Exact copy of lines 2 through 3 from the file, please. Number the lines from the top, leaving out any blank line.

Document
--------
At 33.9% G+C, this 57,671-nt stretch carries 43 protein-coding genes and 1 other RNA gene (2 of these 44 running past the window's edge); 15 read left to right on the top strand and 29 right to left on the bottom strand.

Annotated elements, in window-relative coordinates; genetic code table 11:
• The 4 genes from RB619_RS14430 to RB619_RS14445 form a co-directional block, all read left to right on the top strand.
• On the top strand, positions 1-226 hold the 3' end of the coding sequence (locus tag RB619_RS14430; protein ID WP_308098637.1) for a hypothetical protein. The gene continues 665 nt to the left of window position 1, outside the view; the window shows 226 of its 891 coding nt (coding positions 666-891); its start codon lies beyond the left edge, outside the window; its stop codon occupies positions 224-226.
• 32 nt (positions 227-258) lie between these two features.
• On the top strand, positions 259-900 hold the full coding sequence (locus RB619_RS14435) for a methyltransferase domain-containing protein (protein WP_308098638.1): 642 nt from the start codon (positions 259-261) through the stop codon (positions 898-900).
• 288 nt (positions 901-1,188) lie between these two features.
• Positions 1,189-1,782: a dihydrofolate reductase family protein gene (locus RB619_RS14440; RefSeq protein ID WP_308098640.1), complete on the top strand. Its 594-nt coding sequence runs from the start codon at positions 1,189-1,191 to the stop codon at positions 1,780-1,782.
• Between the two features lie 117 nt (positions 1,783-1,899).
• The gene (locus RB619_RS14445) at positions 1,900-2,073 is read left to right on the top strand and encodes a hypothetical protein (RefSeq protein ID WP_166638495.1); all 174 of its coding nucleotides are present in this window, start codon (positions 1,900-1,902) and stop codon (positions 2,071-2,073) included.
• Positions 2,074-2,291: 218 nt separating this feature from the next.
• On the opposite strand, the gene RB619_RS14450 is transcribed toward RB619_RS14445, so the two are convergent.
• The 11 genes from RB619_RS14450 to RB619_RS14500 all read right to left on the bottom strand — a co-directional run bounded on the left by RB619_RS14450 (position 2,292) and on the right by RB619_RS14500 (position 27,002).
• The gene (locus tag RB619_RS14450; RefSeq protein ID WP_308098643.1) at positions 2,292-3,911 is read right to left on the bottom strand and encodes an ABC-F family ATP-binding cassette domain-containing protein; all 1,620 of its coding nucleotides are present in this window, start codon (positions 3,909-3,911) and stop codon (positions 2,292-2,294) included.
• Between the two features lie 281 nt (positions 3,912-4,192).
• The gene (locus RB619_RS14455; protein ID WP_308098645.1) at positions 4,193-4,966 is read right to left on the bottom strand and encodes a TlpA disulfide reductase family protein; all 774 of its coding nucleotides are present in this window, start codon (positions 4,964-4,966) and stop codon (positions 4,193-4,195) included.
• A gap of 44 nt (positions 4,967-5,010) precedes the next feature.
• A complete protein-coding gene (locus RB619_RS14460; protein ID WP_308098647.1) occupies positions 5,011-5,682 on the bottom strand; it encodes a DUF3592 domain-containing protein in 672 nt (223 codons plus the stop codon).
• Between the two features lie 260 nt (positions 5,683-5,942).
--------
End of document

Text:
Annotated elements, in window-relative coordinates; genetic code table 11:
• The 4 genes from RB619_RS14430 to RB619_RS14445 form a co-directional block, all read left to right on the top strand.